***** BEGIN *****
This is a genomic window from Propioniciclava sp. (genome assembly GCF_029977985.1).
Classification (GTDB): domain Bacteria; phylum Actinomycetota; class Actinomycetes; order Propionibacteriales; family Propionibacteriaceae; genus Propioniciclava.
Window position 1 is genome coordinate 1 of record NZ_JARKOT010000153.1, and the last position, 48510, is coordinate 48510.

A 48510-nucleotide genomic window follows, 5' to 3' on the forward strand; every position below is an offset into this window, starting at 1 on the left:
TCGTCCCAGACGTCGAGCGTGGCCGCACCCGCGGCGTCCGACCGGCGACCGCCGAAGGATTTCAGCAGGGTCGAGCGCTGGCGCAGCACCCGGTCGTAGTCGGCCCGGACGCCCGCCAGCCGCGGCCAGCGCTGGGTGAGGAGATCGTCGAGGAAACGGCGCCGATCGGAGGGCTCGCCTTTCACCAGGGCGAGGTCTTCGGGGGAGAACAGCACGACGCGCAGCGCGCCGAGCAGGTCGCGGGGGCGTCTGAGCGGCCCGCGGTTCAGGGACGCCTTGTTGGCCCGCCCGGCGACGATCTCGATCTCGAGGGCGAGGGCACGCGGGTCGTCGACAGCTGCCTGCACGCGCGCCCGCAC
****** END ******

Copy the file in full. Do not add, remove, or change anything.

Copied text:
This is a genomic window from Propioniciclava sp. (genome assembly GCF_029977985.1).
Classification (GTDB): domain Bacteria; phylum Actinomycetota; class Actinomycetes; order Propionibacteriales; family Propionibacteriaceae; genus Propioniciclava.
Window position 1 is genome coordinate 1 of record NZ_JARKOT010000153.1, and the last position, 48510, is coordinate 48510.

A 48510-nucleotide genomic window follows, 5' to 3' on the forward strand; every position below is an offset into this window, starting at 1 on the left:
TCGTCCCAGACGTCGAGCGTGGCCGCACCCGCGGCGTCCGACCGGCGACCGCCGAAGGATTTCAGCAGGGTCGAGCGCTGGCGCAGCACCCGGTCGTAGTCGGCCCGGACGCCCGCCAGCCGCGGCCAGCGCTGGGTGAGGAGATCGTCGAGGAAACGGCGCCGATCGGAGGGCTCGCCTTTCACCAGGGCGAGGTCTTCGGGGGAGAACAGCACGACGCGCAGCGCGCCGAGCAGGTCGCGGGGGCGTCTGAGCGGCCCGCGGTTCAGGGACGCCTTGTTGGCCCGCCCGGCGACGATCTCGATCTCGAGGGCGAGGGCACGCGGGTCGTCGACAGCTGCCTGCACGCGCGCCCGCAC